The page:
Bratspies takes readers on a place-based, intimate, historical journey on a human scale.
- Title: Naming Gotham: The Villains, Rogues, and Heroes Behind New York Place Names
- Author: Rebecca Bratspies L’92
- Publisher: The History Press
- Publication Date: January 23, 2023
Each day, millions of people “take” the Major Deegan, the Hutchinson Expressway, the Outerbridge Crossing, and the Holland Tunnel. Few travelers remember that, before these names became an urban shorthand for congestion, they were actual people. But who were they?
This quirky New York City history uses the naming of the city’s roads, bridges, and civic institutions as a unique window into urban social structure and the City’s ever-changing inhabitants. The lives of Revolutionary War figures, civil rights heroes, robber barons, and Tammany Hall politicos introduce readers to the outsized roles that power politics, corruption, and the slave economy played and continue to play in New York City.
The book is full of fun facts.
- Peter Cooper (beard guy in upper right of cover) not only founded Cooper Union, fought against slavery, and ran for president, but also invented JELLO?
- Artist Gertrude Whitney was not only awarded the French Legion of Honor, but she is also on the National Dairy Association’s Honor Roll.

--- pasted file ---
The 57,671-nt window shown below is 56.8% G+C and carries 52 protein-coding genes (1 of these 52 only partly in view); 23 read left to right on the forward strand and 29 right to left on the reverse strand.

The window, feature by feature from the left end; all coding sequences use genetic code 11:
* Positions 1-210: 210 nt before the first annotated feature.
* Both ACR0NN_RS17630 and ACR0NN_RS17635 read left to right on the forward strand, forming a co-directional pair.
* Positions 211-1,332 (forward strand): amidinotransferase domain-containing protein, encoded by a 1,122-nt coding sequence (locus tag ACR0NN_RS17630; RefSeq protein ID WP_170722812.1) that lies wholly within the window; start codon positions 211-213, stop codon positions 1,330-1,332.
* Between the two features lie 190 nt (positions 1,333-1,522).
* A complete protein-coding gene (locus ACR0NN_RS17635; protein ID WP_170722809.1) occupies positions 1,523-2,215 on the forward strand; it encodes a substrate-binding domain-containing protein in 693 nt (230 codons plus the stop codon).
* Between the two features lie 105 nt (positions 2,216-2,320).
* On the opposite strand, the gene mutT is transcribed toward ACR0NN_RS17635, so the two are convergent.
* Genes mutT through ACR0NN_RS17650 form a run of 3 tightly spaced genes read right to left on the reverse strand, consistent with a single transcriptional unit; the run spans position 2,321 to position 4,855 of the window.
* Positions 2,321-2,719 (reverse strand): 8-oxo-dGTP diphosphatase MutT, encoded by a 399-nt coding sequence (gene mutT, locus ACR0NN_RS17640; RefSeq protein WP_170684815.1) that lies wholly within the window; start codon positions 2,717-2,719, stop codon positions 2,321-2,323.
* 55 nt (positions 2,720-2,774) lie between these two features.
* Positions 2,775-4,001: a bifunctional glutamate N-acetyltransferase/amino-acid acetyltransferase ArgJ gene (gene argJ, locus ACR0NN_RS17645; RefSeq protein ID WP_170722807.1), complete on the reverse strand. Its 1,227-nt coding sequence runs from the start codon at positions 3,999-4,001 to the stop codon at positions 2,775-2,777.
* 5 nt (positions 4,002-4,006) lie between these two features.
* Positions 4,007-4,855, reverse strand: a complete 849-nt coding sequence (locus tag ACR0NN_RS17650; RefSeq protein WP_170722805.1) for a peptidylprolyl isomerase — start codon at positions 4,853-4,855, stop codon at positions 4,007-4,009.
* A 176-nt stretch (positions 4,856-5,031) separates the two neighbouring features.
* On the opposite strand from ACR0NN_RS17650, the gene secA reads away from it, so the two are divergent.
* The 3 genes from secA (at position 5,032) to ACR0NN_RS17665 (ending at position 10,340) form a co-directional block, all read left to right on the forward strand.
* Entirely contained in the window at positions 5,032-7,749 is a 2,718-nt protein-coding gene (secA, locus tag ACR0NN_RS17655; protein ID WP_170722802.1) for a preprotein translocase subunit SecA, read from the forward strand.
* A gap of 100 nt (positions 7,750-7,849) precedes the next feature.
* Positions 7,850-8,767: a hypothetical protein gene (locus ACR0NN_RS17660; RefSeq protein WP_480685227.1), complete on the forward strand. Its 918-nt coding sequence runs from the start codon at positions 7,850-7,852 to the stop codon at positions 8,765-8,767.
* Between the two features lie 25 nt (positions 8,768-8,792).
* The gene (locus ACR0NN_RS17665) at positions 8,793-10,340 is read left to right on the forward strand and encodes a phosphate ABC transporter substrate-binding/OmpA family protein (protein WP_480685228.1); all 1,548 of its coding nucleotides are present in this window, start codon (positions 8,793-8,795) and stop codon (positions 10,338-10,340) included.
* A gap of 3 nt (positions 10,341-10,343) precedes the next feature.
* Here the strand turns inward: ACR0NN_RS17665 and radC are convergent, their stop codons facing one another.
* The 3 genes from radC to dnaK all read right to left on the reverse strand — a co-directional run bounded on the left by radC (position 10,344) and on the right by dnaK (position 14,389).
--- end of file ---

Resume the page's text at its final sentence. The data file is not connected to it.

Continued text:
By starting with the lives of individuals and the structures that bear their names, Naming Gotham offers an accessible entry point into the complexity of multiracial, multicultural New York City. It uses people like Major Deegan, Ann Hutchinson, Eugenius Outerbridge, and Clifford Holland to explore a bigger story about New York City racial and class politics and what the process of naming tells us about who we think we are.
Bratspies is a Professor of Law at the CUNY School of Law where she is the founding director of the CUNY Center for Urban Environmental Reform.
In conjunction with her book, Bratspies has written “What’s in a Name? Urban Infrastructure and Social Justice” for the Yale Journal on Regulation (republished by the Center for Progressive Reform) about the themes of social justice that the book raised for her. She has also published a related piece at The Metropole Bookshelf and has another forthcoming at The Nature of Cities.
Bratspies has also recorded a radio interview with WBAI about her work.
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